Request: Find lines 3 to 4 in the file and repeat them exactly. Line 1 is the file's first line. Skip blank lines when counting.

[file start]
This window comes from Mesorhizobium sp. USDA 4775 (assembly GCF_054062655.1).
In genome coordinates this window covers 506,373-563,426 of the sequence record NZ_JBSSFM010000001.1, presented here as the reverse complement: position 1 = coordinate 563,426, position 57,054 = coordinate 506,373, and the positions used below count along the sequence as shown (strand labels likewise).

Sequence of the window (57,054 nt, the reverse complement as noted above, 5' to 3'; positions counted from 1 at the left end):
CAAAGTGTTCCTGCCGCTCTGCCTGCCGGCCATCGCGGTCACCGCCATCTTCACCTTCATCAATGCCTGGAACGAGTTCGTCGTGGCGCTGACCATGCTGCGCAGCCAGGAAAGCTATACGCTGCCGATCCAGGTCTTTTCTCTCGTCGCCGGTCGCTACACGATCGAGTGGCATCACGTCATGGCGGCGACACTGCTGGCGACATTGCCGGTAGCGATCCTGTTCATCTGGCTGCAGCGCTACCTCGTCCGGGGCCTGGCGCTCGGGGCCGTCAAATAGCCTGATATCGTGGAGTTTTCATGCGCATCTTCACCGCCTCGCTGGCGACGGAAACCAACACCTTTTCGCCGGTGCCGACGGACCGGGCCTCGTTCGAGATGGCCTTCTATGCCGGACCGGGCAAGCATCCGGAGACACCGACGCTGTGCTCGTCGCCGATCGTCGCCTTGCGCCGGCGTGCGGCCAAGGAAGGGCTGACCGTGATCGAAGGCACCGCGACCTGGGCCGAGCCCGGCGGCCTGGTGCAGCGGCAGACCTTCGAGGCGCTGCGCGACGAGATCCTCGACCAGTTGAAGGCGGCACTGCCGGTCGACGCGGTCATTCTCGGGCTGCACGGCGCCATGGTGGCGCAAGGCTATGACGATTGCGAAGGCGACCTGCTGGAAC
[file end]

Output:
Sequence of the window (57,054 nt, the reverse complement as noted above, 5' to 3'; positions counted from 1 at the left end):
CAAAGTGTTCCTGCCGCTCTGCCTGCCGGCCATCGCGGTCACCGCCATCTTCACCTTCATCAATGCCTGGAACGAGTTCGTCGTGGCGCTGACCATGCTGCGCAGCCAGGAAAGCTATACGCTGCCGATCCAGGTCTTTTCTCTCGTCGCCGGTCGCTACACGATCGAGTGGCATCACGTCATGGCGGCGACACTGCTGGCGACATTGCCGGTAGCGATCCTGTTCATCTGGCTGCAGCGCTACCTCGTCCGGGGCCTGGCGCTCGGGGCCGTCAAATAGCCTGATATCGTGGAGTTTTCATGCGCATCTTCACCGCCTCGCTGGCGACGGAAACCAACACCTTTTCGCCGGTGCCGACGGACCGGGCCTCGTTCGAGATGGCCTTCTATGCCGGACCGGGCAAGCATCCGGAGACACCGACGCTGTGCTCGTCGCCGATCGTCGCCTTGCGCCGGCGTGCGGCCAAGGAAGGGCTGACCGTGATCGAAGGCACCGCGACCTGGGCCGAGCCCGGCGGCCTGGTGCAGCGGCAGACCTTCGAGGCGCTGCGCGACGAGATCCTCGACCAGTTGAAGGCGGCACTGCCGGTCGACGCGGTCATTCTCGGGCTGCACGGCGCCATGGTGGCGCAAGGCTATGACGATTGCGAAGGCGACCTGCTGGAAC